November 08, 2005
Democrats Sweep Governors Races
With his big bankroll and bigger name it really would have been news if Sen. John Corzine lost in the New Jersey governor race to Doug Forrester. In Virginia Lt. Gov Tim Kaine beat Jerry Kilgore. In that race President Bush only campaigned for Kilgore Monday night. With the President's popularity tanking the Kilgore campaign probably didn't want him anywhere near him until the last moment to turn out the base. On the plus side as Kos notes the Democrats held both seats.
Power Line's Paul Mirengoff doesn't see the Virginia race as an example of national Democratic strength:
The Democrats will trumpet this win as evidence that they are on the comeback trail. They may very well be on that trail, but this race provides no good evidence of it. Kaine won because Democratic governor Mark Warner is extraordinarily popular (his approval rating is around 70 percent). There are no national implications here, unless the Dems are wise enough to run Warner for president in 2008, and they aren't. Recall too that Warner was elected governor in 2001 at a time when President Bush's popularity was at an all time high. And the Dems elected two governors in Virginia during the Reagan years. This race has never been tied to, or reflective of, national politics.
Kathryn Jean Lopez is disappointed:
Disappointing that the Republican candidates were somewhat lame (more than "somewhat" in New Jersey). Disappointing that the conventional wisdom on the Bush administration for a while now will be something like the Googlebombed Google "failure" read. This too will pass, however, I'm fairly certain. Still, the champagne popping is all on the Left tonight on the East Coast, anyway. (I don't have high expectations in Cali, but I'll hold onto hope on parental notification until it's over.) Republicans are more scotch tonight.
What this tells the President and the GOP is they have to get their act together. Domestically we see that compassionate conservatism ended up being big government conservatism. That has to change. Enough with the spending spree, fight to retain tax cuts, develop a new pitch for private Social Security accounts, and finally veto a bill. Disappoint the base, and they'll not show up to vote.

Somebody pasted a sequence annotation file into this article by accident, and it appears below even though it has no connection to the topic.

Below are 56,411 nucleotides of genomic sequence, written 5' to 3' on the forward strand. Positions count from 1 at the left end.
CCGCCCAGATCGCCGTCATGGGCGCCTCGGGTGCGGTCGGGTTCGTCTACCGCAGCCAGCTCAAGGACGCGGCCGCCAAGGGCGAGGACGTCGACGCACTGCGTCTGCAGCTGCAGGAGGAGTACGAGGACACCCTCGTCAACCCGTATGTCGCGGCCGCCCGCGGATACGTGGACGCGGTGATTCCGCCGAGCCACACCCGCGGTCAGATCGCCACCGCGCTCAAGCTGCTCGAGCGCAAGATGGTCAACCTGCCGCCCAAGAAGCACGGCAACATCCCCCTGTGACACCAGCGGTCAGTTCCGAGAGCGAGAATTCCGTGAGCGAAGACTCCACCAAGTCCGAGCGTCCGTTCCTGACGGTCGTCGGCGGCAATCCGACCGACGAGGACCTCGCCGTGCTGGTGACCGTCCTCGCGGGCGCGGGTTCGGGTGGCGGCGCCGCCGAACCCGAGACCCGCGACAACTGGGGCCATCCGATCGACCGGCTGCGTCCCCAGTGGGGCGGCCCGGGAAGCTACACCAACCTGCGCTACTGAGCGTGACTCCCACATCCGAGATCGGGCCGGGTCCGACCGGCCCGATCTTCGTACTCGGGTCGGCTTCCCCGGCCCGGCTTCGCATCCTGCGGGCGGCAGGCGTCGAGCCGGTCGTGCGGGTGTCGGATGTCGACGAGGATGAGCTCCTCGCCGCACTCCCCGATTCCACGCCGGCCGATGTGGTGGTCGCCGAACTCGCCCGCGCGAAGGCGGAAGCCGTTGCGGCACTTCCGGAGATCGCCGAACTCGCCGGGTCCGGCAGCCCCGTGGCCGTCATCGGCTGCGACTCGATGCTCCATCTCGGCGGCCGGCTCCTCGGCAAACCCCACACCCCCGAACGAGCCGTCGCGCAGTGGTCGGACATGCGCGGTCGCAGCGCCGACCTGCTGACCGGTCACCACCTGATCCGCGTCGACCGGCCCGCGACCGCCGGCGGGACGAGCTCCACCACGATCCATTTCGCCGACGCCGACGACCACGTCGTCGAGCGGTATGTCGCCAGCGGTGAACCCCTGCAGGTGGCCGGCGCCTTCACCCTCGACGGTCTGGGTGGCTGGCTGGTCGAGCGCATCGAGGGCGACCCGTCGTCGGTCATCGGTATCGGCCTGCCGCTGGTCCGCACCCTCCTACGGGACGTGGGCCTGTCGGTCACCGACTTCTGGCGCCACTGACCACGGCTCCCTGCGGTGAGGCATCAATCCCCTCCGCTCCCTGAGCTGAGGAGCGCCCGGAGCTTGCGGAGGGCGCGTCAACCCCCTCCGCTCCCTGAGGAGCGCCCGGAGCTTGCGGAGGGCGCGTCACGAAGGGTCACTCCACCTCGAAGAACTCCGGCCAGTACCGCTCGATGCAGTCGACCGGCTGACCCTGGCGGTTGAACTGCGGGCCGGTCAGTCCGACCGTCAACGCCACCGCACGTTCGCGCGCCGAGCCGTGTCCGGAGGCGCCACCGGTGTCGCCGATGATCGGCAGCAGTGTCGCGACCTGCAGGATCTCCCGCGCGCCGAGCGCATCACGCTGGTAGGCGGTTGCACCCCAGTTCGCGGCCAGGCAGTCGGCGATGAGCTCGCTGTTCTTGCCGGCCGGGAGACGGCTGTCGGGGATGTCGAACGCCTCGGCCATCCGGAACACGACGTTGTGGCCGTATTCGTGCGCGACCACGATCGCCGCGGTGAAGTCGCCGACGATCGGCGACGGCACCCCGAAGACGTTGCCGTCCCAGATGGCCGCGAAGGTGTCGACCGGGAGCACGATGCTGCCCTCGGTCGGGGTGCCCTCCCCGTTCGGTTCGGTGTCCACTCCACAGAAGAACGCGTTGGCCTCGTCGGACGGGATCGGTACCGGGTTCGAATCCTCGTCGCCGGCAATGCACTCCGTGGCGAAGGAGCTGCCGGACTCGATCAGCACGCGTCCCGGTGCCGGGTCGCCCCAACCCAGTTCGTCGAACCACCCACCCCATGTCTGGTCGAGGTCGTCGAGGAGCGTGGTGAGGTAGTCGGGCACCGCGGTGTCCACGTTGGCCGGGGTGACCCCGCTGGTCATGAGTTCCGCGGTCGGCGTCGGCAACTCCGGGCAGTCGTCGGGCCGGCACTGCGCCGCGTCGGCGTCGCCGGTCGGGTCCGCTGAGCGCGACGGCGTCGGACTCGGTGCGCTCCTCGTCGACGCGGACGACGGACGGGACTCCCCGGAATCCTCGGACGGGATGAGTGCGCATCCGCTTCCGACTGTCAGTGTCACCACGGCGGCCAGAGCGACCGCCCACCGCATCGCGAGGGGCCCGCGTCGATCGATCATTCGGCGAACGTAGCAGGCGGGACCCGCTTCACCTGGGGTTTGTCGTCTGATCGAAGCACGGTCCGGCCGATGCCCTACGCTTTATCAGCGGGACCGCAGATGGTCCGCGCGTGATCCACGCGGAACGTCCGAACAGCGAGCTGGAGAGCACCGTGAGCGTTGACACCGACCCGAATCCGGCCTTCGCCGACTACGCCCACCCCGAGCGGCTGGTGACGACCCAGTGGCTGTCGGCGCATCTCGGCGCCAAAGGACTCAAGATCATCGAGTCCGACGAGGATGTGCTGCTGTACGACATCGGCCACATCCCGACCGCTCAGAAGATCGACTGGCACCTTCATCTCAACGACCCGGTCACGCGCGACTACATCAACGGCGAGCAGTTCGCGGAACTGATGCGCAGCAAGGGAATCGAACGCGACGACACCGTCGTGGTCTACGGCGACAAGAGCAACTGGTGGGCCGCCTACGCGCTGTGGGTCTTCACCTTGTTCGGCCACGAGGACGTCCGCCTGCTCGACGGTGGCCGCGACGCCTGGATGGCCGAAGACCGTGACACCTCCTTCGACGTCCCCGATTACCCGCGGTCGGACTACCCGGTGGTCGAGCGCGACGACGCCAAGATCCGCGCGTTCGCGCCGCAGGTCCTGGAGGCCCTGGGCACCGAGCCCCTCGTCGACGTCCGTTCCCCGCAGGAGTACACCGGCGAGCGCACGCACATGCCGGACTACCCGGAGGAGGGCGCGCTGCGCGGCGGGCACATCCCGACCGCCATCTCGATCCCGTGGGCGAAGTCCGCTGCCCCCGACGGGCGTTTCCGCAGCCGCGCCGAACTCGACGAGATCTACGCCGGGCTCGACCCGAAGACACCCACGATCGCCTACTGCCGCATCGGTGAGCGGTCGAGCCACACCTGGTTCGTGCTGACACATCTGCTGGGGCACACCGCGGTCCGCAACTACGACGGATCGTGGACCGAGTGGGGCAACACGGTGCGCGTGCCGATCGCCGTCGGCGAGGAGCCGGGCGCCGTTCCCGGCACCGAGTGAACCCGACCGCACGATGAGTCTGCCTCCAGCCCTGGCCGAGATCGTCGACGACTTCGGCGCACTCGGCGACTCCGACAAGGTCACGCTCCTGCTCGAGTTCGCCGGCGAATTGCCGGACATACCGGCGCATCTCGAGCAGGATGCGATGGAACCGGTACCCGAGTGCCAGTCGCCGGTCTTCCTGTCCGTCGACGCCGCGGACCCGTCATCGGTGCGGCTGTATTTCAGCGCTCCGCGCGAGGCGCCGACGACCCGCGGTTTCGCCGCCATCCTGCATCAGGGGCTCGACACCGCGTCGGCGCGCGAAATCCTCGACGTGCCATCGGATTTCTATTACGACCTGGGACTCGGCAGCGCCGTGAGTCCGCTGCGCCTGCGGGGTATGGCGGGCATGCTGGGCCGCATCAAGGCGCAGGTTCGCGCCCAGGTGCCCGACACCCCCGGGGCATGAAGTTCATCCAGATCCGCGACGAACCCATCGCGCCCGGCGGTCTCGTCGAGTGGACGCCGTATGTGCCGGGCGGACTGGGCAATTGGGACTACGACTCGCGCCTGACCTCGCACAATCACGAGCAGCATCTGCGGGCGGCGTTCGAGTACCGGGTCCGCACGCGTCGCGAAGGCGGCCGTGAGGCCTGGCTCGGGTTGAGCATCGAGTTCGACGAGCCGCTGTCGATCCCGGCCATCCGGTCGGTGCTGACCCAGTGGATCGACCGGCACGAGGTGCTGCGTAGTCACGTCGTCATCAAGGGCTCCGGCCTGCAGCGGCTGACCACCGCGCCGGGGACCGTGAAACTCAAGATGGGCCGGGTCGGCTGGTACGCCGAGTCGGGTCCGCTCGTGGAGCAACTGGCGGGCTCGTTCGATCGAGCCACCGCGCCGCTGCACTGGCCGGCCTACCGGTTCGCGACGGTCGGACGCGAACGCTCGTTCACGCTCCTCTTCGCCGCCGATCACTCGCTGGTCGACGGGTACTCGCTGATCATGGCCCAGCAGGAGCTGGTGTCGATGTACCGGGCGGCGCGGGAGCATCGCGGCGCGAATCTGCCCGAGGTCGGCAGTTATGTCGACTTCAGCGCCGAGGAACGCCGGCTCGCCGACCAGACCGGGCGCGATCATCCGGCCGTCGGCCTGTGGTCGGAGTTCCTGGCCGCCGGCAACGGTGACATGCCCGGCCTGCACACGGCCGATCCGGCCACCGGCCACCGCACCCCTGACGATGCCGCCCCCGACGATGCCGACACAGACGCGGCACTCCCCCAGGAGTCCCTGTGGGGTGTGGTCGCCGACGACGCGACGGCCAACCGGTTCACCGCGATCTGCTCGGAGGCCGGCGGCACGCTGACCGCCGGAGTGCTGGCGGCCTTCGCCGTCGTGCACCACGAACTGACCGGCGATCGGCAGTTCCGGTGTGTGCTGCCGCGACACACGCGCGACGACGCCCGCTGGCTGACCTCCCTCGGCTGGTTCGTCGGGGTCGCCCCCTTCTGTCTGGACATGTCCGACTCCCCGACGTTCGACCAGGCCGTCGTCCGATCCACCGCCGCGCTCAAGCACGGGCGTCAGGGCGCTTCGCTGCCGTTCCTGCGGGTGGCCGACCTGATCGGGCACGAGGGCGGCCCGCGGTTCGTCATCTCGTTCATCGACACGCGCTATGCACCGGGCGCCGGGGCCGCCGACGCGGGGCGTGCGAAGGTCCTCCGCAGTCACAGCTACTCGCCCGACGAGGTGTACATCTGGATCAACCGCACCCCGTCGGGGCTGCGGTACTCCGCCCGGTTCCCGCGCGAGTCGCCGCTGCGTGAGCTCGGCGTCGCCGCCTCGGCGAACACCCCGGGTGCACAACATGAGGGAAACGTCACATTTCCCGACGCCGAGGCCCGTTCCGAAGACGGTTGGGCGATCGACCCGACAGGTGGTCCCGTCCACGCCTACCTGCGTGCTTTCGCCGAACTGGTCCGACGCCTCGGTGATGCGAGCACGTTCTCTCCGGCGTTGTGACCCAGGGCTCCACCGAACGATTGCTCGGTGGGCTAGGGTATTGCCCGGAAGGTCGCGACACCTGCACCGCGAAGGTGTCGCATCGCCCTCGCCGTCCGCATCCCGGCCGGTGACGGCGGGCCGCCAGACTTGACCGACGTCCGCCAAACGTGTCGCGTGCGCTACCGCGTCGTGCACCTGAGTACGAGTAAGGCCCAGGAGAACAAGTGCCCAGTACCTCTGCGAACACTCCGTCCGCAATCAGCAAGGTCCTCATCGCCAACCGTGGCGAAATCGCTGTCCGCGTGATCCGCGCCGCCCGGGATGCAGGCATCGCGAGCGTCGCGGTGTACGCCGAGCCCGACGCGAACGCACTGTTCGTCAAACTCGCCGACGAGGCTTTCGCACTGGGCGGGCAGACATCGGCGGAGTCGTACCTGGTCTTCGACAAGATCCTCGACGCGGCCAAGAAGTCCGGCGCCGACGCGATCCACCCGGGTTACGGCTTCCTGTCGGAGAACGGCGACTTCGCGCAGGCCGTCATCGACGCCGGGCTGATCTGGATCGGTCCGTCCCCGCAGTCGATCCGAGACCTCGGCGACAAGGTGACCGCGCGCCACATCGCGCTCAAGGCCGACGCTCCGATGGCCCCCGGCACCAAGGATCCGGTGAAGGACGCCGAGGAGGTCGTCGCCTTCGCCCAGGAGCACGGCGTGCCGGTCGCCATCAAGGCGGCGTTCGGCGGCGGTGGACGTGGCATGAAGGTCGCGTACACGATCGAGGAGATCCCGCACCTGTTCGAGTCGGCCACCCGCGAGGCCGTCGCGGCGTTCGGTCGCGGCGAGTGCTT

On the war front, the President has to find a way to cut through the negativity surrounding Iraq. The place has gone from authoritarian rule to constitutional democracy in three years! That's something to be proud of. Bush needs to go into campaign mode. Stop sending Karen Hughs globe-trotting. Bring her back into the White House to develop effective messages to encourage Americans that their first opinions of the Iraq War were the right ones.
I have two big suggestions: 1.) get Condi Rice out of the State Department. Influence in the administration means access to the President. As National Security Advisor Rice has better, faster access to the President than she does as Secretary of State. She'd do a better job helping her boss if she wasn't busy dealing with the institutional morass at Foggy Bottom. If this means having Dick Cheney retire and putting Condi in as VP so be it. 2.) Find out how distracted Karl Rove is with the Fitzgerald investigation or see if he's tired. Working in an administration really wears people down. Being the target of a special prosecutor makes it even more stressful. For the 2006 Congressional elections Bush needs a completely focused Rove or else he's a two-year lame duck. If Karl can't cut it dump him. Bring in Ken Mehlman or even your dad's political wizard James Baker. Baker's probably too old, but the point is to get talented strategists who are willing to bleed through 2006.
"Democrats Win Gov. Races in N.J., Va."